Reply by Peter Schweitzer on 8 Feb 2001:
This is a good question. First of all, thanks for taking the task seriously. I think it helps all of us to look carefully for quality in all that we do, and ensuring that we have good metadata helps to ensure that the data are usable and understandable.
I recommend three strategies. First, you'll want to get the record into good shape structurally. Second, review some specific groups of elements that people tend to have trouble with. Third, generate FAQ-style HTML output using mp and read it as though you were a non-expert user, looking for unanswered questions.
In general, I recommend that you familiarize yourself with "Metadata in Plain Language: A guide to authors and reviewers", which is at < https://geology.usgs.gov/tools/metadata/tools/doc/ctc/>
It helps to know how the author generated the metadata record. If the author used a word-processor like Microsoft Word, the record may have all kinds of problems and you might need to use cns to help clean it up. Most authors nowadays know to avoid these troubles, so this is becoming a less common problem.
When it all looks okay, run mp. The web
version of mp is handy for first attempts.
If you're using the downloaded version, generate an error file
-e switch (
mp input_file.met -e err).
There are two ways to look at the error file. You can just read it
or you can run
err2html to generate a more friendly-looking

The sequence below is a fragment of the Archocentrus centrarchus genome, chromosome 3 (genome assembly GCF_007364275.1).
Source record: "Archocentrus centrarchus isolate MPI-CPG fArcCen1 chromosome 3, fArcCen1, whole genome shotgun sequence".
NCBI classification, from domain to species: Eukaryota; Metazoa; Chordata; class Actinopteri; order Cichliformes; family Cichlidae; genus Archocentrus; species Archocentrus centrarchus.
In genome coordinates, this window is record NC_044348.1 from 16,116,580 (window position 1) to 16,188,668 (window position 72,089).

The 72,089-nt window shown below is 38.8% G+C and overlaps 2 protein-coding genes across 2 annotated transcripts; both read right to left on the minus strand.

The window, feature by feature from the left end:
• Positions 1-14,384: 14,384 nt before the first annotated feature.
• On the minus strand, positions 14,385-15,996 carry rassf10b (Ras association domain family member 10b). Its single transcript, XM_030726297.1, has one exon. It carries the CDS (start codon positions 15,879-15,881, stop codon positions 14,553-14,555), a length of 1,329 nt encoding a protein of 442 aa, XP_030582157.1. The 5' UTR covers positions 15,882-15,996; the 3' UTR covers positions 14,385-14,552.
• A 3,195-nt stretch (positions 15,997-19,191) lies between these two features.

report. The things to fix first are "ambiguous indentation" and
"Extraneous text following..." which indicate hard-to-spot
indentation problems. Next focus on any messages that say "no
element recognized", then on any that say "is not permitted in".
These are the most important structural problems and all need to
be fixed. Then look carefully wherever you get a "too many" error;
these can almost always be done better.
Don't worry too much about missing or empty elements or improper values at this stage of the review. Deal with those later.
U.S. Geological Survey Open-File Report U.S. Geological Survey Miscellaneous Investigations Map U.S. Geological Survey Miscellaneous Field Studies Map U.S. Geological Survey Professional Paper U.S. Geological Survey Digital Data Seriesfor Issue_Identification, I use MF-xxxx and I-xxxx and DDS-xxx but for OFRs and Professional Papers I use only the numbers, not OF or PP.
Procedures Used Reviews_Applied_to_Data Related_Spatial_and_Tabular_Data_Sets Other_References_CitedMost of the information in these "subsections" really goes into Process_Description, Cross_Reference, or Source_Information.
What really goes here is how the authors checked the attribute data. Certainly if you know there are errors and you aren't going to fix them before release, write that up too. But that rarely happens; most of the time we think we have it right, so here's the place to say what we did to review them.
A common question is whether to include as sources all of the references given in the report. I don't. I would include only those references from which data were taken directly, so for example if you can point to a line or attribute value and say "that came from Smith's 1997 map", make Smith's 1997 map a source.